When 21 -year-old Judy Fromstein married her husband Gary Neinstein at a Toronto synagogue in 1966, the newspapers said “she was given in marriage by her uncle Harold Fromstein.” Corporal Harold “Red” Fromstein, a decorated Canadian World War Two soldier, was standing in that day for his older brother Hyman, Judy’s father, who had died two years earlier. It was a responsibility that Harold continued to take seriously for the rest of his life.
Perhaps looking after Judy, and her two brothers meant more to Fromstein then winning a Military Medal for bravery under fire in a German forest in 1945. After all, Fromstein knew what it meant to grow up without the guidance of a loving parent.
Fromstein was raised on Major Street, in Toronto’s heavily Jewish neighbourhood west of Spadina Avenue at College. His mother Annie died following childbirth, just days after he was born, in 1923. Fromstein’s father Simon died a decade later, when Harold was only 11. Suddenly Harold and his six older brothers were now orphans. Harold and his brother Albert were placed in a foster home, but Fromstein ran away, and never finished high school. “I was…the youngest…I was the trouble-maker. I was a very bad kid as a child,” he insisted, in a 2015 interview. “Going on backs of cars for a ride. We never had money. Never had money.”
The teenager spent a few years hitchhiking around Ontario and Quebec looking for jobs, including working as an elevator operator for a short time, on a farm as a labourer and for his brother’s tailor supplies store in Toronto. Eventually he wound up in Montreal, and when the war broke out, Fromstein enlisted with the Victoria Rifles of Canada, using his older brother Albert’s identification papers (Harold was only 17 in 1940). He told the interviewers he felt “a sense of duty” to enlist.
Harold Fromstein landed in Normandy a month after D-Day, in July 1944, and was soon attached to the Royal Highland Regiment (Black Watch), a Montreal-based outfit that had been nearly wiped out in the Dieppe raid of August 1942. During the Battle of Verrières Ridge three weeks later, on July 25, 1944, most of Fromstein’s Black Watch comrades were killed or captured. He took a machine gun bullet in his neck and another near his eye. He tore off his dog tags just before he was briefly captured by the Nazis, so they wouldn’t know he was a Jew. The Germans treated him, and soon after, the Americans liberated the hospital. Fromstein eventually made it back to convalesce in Britain. But five months later, with a six inch scar on the back of his neck, he was back in action, serving as a stretcher-bearer with the Canadians when the Allies pushed the desperate and outnumbered German defenders back across the Rhine River.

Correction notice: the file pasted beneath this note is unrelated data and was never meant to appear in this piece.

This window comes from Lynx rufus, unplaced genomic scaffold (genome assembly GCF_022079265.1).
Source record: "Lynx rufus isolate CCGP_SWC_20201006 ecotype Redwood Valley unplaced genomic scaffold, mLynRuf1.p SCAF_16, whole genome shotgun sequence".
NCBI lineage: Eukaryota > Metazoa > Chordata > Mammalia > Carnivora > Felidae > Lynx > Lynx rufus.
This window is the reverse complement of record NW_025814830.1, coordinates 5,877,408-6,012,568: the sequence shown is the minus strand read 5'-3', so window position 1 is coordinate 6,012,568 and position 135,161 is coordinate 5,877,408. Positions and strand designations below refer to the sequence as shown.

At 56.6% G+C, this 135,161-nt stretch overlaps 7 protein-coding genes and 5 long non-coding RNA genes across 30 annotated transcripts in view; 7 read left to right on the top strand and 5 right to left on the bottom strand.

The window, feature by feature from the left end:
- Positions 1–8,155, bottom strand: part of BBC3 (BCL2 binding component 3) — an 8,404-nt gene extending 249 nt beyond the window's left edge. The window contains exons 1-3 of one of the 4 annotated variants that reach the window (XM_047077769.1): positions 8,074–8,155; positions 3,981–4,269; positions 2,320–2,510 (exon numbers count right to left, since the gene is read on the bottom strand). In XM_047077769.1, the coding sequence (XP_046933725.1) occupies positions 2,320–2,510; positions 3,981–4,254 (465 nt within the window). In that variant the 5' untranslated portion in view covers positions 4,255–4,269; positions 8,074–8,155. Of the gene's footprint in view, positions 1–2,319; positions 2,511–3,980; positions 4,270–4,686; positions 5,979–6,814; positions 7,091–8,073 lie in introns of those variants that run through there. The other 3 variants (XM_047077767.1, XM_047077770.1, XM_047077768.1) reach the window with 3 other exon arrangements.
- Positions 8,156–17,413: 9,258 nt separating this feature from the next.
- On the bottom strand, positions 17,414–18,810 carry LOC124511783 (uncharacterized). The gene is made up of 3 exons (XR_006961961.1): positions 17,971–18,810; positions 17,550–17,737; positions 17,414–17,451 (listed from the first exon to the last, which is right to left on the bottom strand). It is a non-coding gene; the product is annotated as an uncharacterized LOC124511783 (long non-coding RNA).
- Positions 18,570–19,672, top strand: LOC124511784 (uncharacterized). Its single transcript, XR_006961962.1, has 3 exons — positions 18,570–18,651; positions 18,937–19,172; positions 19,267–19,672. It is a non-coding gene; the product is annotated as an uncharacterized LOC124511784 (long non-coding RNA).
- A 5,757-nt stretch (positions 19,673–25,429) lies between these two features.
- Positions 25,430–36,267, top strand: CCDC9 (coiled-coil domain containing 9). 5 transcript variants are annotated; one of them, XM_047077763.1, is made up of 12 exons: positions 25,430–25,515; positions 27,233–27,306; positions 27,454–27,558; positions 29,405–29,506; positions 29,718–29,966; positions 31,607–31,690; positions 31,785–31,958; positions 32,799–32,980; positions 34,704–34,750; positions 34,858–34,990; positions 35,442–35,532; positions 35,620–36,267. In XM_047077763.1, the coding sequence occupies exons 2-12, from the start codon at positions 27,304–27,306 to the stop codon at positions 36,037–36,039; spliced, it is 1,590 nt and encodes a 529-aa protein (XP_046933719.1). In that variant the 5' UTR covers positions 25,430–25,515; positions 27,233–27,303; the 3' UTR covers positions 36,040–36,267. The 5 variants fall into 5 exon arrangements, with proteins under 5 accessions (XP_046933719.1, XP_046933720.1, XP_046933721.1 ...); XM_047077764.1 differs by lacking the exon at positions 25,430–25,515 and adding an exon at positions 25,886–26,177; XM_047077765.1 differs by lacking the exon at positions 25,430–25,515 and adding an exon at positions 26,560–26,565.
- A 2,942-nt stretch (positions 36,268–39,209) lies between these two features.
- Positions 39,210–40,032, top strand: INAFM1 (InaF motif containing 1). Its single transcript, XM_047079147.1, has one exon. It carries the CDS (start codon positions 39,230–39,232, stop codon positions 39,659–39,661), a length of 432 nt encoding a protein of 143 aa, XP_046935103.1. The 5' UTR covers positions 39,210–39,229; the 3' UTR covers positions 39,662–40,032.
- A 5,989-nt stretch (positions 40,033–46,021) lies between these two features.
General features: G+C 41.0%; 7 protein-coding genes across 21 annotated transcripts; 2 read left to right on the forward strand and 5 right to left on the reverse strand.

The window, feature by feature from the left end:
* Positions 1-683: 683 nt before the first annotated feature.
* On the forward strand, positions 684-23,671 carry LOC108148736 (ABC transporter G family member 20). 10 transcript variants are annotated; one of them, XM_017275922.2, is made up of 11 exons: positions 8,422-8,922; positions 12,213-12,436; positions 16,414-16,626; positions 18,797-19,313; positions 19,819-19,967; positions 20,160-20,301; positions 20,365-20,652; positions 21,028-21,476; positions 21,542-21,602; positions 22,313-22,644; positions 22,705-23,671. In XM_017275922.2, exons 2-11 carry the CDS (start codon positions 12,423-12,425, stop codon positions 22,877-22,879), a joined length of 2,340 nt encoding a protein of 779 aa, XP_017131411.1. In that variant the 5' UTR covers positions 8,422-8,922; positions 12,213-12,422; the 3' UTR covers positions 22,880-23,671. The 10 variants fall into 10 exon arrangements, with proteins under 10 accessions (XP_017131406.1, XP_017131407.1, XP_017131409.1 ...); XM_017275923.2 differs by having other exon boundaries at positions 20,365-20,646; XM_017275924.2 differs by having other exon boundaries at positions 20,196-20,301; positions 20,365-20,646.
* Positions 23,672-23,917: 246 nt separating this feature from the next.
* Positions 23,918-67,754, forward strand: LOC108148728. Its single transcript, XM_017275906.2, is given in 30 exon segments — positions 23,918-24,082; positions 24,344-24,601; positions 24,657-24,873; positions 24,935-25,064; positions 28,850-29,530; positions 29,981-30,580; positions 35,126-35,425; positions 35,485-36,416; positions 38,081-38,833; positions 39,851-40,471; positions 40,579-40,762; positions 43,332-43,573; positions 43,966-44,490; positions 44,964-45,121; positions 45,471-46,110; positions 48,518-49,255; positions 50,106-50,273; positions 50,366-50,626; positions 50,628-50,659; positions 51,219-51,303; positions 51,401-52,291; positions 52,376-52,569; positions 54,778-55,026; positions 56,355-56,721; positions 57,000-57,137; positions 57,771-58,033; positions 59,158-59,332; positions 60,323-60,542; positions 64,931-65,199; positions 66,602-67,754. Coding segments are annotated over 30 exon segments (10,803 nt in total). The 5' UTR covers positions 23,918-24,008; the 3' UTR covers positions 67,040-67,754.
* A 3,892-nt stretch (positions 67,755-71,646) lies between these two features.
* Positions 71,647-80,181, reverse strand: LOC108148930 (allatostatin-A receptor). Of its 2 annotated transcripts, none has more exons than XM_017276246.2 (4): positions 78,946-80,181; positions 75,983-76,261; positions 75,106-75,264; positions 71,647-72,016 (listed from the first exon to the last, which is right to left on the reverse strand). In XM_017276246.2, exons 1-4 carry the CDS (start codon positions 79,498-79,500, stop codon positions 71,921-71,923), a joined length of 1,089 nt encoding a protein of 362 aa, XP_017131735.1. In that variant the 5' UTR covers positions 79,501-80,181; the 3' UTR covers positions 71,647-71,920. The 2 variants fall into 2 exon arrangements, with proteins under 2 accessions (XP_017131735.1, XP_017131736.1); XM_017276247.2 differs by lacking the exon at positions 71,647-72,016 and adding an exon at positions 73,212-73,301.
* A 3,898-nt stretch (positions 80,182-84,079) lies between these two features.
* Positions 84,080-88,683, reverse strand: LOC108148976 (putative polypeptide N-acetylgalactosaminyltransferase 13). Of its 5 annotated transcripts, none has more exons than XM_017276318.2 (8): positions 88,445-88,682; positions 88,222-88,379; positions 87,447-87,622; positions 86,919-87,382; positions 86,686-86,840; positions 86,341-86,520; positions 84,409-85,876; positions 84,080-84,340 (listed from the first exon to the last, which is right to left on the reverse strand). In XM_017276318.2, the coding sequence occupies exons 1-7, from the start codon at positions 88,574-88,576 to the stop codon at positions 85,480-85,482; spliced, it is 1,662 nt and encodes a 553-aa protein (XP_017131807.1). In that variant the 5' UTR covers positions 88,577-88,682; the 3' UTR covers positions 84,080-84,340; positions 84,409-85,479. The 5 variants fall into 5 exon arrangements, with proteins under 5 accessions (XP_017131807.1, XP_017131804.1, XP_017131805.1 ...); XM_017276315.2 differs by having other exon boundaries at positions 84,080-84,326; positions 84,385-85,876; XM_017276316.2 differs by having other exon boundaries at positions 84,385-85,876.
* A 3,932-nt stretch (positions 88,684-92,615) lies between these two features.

The citation for his Military Medal said he saved the lives of several of his men in late February 1945 when he “organized stretcher parties and personally aided in evacuating casualties over a distance of several thousand yards,” all the while under German mortar and machine gun fire in the Hochwald Forest. The military actually awarded the medal to Harold’s brother Albert Fromstein, the name Harold used while in uniform. Without computers to help them search, the officers never knew the real Albert Fromstein was actually serving with the Royal Canadian Air Force in Vancouver Island. After the war, Harold eventually confessed to fudging his identity, and told the military who he was.
Neinstein says he didn’t bring the military medal home, nor any of the others he was awarded as a veteran. She says he felt he didn’t deserve any of them, and had thrown them overboard en route back to Canada.
Harold returned to Toronto, where he worked for decades as a bartender at the legendary Imperial Bar and Hotel on Dundas Street East. He never married, but continued to help raise his brother’s children, even long after they began families of their own. For the past decade, Fromstein lived at the Veterans “K” Wing at Sunnybrook Hospital in Toronto, where his niece Judy, now a grandmother in her 70s, was a regular visitor. In the summer of 2017, Neinstein wrote to Veterans Affairs Canada in Ottawa to try to get all her uncle’s war medals replaced.
Ottawa did replace the Canadian medals. But there was one more medal Harold never got to see: the government of France has been bestowing the Legion d’honneur cross on thousands of living Allied veterans who participated in D-Day and the liberation of France in 1944. Neinstein applied, but Ottawa had to evaluate Fromstein’s record before the paperwork was passed on to the French Embassy. She was told the process could take six months.
Her uncle Harold died in February of this year. He was buried in a “simple but very moving” graveside service at Bathurst Lawn Memorial Park, Neinstein said.
The Legion d’honneur medal arrived on Aug. 13, 2018. The accompanying citation congratulates Fromstein for being honoured with the rank of Knight of the French National Order of the Legion of Honour, France’s highest national honour. “You can therefore proudly wear this insignia, which attests to your courage and your devotion to the ideals of liberty and peace,” wrote Kareen Rispal, the French ambassador.
Neinstein takes comfort in the fact that the elegant satin box — containing the distinctive green and while silver cross— bears the initials R.F. They stand for République de France, of course, but Neinstein prefers to think that they are for her uncle, “Red” Fromstein.